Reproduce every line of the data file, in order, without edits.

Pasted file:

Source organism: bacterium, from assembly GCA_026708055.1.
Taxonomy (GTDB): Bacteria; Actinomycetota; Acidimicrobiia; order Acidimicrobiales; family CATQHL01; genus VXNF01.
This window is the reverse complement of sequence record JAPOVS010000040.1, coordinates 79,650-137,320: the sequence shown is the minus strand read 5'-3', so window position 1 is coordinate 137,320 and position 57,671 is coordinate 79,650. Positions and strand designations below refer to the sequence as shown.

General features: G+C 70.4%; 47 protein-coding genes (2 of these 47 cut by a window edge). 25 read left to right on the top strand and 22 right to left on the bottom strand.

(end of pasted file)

Source organism: bacterium, from assembly GCA_026708055.1.
Taxonomy (GTDB): Bacteria; Actinomycetota; Acidimicrobiia; order Acidimicrobiales; family CATQHL01; genus VXNF01.
This window is the reverse complement of sequence record JAPOVS010000040.1, coordinates 79,650-137,320: the sequence shown is the minus strand read 5'-3', so window position 1 is coordinate 137,320 and position 57,671 is coordinate 79,650. Positions and strand designations below refer to the sequence as shown.

General features: G+C 70.4%; 47 protein-coding genes (2 of these 47 cut by a window edge). 25 read left to right on the top strand and 22 right to left on the bottom strand.